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Monsters, Inc. (2001) Movie Review

As a kid growing up, when we hear about monsters we think of them to be like as an entity that is the embodiment of fear. They may come out under our beds, inside our closets, or even in our dreams to scare us. But what if that's their job and maybe they do that because they are also scared of us as well?

In 2001, Pixar Animation Studios brought us one of its monumental films, Monsters, Inc. which is packed not with fear but with absolute enjoyment and fun.

In the fictional city of Monstropolis, the screams of human children are the source of their energy. To harvest them, several monsters employed in the Monsters Incorporated go to the human world to extract their screams. However, it also presents several risks as they believe that direct physical interaction with humans would be disastrous and toxic. The production of energy is now declining due to the children becoming less and less scared resulting in rotational power interruption in the city. James P. Sullivan (John Goodman) is a blue large monster and also one of the top scarers in the city. His partner, Mike Wazowski (Billy Crystal), a green one-eyed monster serves as his assistant. One evening, when Mike entrusts Sulley with some documents that he needs to file, he noticed an abandoned door in the working ground. It was left by another top competitor Randall (Steve Buscemi). Sulley inspects the door and accidentally lets a toddler girl in. He tries to return the girl but is unsuccessful. He asks for the help of Mike who was on a date in a sushi restaurant. Chaos erupted when other monsters discovered the girl. Mike, Sulley, and the girl were able to escape and went back to their apartment. They soon realize that she is not toxic and all they believe in was fake. They also discovered that laughter generates more power than screams. The next morning, they disguised the girl and Sulley called her "Boo". Randall kidnaps Mike and told him about his plan to forcefully extract screams from children. Sulley rescues Mike and delivered Boo to their boss, Henry Waternoose, who surprisingly works with Randall. He then exiled both Mike and Sulley out of the Monster world. In a fit of desperation, Sulley was able to find a way to return to their world and saved Boo from the extraction procedure. Mike returns on time and rescued Sulley after being attacked by Randall. The two search for Boo's door and at the same time they were able to outsmart Randall. Waternoose ordered to arrest of the two of them but they both tricked him to reveal his true intentions to the people. Waternoose got arrested and Boo was sent home. To leave no evidence behind, the true door of Boo was destroyed. Sulley devised a plan that instead of screams, they use children's laughter instead. The movie ends with Mike fixing Boo's door with his bare hands and Sulley reuniting with her one last time.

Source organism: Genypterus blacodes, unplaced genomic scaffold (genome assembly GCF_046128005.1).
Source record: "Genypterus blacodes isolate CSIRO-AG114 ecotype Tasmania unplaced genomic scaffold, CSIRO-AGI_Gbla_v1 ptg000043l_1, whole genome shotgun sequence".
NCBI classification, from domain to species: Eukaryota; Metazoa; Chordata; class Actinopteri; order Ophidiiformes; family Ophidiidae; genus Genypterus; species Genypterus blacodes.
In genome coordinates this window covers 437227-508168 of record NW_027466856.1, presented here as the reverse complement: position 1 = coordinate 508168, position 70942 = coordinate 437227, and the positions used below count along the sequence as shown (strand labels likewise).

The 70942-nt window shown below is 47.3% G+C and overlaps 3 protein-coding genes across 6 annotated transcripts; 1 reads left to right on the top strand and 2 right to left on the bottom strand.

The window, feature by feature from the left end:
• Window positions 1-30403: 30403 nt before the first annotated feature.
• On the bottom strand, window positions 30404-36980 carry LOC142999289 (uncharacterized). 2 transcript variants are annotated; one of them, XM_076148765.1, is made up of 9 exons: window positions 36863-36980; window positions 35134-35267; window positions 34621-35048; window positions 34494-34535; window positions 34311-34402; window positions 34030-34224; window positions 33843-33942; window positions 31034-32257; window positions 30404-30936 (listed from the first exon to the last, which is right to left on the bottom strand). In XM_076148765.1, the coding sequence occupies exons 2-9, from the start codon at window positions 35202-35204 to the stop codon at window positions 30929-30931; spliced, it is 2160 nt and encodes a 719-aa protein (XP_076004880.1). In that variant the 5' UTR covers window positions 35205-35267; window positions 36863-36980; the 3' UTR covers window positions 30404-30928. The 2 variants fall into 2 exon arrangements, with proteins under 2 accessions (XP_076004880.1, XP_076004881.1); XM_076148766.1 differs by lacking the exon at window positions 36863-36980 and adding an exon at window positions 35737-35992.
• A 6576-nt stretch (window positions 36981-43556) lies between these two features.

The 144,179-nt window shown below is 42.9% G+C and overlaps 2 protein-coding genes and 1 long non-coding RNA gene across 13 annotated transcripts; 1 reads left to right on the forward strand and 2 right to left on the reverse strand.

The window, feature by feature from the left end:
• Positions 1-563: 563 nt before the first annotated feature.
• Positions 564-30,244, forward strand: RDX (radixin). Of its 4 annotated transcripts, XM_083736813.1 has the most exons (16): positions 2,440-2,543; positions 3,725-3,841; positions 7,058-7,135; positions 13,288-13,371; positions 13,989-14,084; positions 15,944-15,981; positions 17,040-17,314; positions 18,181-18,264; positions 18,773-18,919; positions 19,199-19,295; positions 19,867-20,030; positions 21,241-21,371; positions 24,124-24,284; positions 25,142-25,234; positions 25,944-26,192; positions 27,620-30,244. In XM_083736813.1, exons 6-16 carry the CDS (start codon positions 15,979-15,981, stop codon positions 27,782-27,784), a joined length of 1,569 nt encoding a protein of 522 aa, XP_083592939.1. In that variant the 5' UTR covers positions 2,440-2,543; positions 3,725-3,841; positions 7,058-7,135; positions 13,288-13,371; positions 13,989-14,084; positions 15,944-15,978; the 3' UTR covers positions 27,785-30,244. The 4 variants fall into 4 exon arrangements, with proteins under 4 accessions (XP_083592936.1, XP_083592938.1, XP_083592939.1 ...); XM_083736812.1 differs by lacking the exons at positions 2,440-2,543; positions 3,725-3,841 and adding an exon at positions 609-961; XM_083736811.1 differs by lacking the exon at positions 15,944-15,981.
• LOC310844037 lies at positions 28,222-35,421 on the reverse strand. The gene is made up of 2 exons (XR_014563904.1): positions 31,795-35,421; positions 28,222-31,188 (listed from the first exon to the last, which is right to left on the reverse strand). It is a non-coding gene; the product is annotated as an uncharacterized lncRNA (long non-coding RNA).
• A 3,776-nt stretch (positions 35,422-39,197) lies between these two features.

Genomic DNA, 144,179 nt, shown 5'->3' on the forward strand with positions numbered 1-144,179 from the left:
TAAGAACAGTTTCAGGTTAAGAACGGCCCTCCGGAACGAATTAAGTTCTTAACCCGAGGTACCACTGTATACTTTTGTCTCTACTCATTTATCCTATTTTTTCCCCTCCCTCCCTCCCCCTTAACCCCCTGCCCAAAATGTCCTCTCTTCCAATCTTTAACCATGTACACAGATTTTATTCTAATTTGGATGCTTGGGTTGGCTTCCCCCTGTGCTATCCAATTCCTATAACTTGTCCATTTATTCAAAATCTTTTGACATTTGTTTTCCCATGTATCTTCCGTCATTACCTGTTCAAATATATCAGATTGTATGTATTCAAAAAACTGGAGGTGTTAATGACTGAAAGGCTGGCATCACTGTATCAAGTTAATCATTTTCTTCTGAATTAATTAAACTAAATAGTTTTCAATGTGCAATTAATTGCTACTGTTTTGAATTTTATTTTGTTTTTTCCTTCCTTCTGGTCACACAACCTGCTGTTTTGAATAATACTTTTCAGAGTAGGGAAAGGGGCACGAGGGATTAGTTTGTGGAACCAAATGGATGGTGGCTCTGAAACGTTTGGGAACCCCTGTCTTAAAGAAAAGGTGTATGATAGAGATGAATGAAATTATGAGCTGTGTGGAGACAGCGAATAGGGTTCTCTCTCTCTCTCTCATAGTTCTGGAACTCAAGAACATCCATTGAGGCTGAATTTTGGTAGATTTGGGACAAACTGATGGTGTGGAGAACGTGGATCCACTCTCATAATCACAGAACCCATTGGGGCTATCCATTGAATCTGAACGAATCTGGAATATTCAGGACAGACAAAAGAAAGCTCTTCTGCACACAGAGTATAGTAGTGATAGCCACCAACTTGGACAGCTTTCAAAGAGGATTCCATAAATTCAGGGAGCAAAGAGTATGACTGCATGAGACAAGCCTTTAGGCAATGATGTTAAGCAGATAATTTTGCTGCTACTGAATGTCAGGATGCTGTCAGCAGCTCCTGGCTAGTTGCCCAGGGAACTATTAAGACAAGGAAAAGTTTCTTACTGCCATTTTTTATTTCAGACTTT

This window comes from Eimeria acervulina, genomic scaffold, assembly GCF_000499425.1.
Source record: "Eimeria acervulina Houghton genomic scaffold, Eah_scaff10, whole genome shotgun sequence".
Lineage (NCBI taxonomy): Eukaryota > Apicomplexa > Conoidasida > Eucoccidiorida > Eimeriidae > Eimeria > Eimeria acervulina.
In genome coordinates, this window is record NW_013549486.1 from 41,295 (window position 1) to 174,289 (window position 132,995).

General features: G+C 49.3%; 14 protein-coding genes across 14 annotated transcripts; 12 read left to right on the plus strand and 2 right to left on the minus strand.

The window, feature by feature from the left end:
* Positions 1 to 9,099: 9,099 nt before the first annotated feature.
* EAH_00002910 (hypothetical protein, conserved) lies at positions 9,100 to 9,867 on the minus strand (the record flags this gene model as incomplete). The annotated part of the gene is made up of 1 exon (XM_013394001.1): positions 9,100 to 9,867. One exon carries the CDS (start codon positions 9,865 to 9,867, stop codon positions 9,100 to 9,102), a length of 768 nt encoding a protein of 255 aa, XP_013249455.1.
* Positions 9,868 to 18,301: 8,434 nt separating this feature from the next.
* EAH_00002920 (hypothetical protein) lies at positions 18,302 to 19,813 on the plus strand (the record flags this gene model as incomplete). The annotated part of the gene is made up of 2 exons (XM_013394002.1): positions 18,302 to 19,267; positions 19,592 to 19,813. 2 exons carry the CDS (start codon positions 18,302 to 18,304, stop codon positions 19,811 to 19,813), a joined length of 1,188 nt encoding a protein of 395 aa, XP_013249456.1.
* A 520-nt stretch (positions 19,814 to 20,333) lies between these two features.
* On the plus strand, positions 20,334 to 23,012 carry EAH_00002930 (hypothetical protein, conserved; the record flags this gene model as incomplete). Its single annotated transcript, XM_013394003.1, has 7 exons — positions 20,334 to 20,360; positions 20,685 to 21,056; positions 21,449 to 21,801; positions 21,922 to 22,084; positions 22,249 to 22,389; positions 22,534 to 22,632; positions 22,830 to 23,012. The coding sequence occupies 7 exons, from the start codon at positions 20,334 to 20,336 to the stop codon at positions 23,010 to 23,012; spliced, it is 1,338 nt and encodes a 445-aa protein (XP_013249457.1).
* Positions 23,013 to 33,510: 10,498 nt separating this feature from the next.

Sulley walking

Right off the bat, this film is an absolute classic. Imagine if you are a kid and were able to watch this film back in 2001 in movie theaters. You will instantly be amazed by the animation quality. Even today, it still is better than some cartoons on TV.

The story as well packs a lot. It is fun, charming, and really delightful to look at. If you are into very lighthearted and non-typical hero then I guess the characters of Sulley and Mike suits your taste. But seriously, who will not fall on Boo's cuteness and charm. She is very adorable and really depicts the innocence that children have. Of course, Disney's characters are not popular just because of the heroes and heroines but also the villains. Both Randall and Waternoose were your typical villains that are controlling and will do everything to outlast the protagonists.

Boo looking at Sulley

A huge round of applause to the voice actors of all the characters in the film. It made it more enjoyable because of how good they are at voice acting.

What I really appreciate about this film is that it suits any audience. It is like your typical Sunday family wherein you can just sit back on the couch, rest your feet, grab your popcorn, and just enjoy it. No twists, no hard-to-watch scenes, just simplicity at its finest.

The animation here really is top-notch. Especially in the scene where Sulley and Mike were being chased by Randall in a huge warehouse full of doors. It is absolutely stunning and beautiful. I wonder what is the inspiration for that setting. Maybe they went into a real door factory and got amazed.

Door factory

Fun facts about this film, the voice actress of Boo, Mary Gibbs was too young at that time and the production team was having difficulty letting her focus on her lines. So instead, they followed her around with a microphone to capture her voice. So basically all her voice acting was sort of natural. It also took around 11 or 12 hours for a single frame to animate Sulley because of his appearance consisting of 2.3 million hairs. Now that's what you call dedication and hard work.

Considering I have no background in animation nor do I know the technicalities of it, I know if something is good or not just by looking at it. And I must say Monsers, Inc. is well animated and very well drawn. It lived up to its name and may be considered as one of Disney and Pixar's monumental feats.

For the first of many Disney films on my list, I will give this a solid 4 out of 5 stars.

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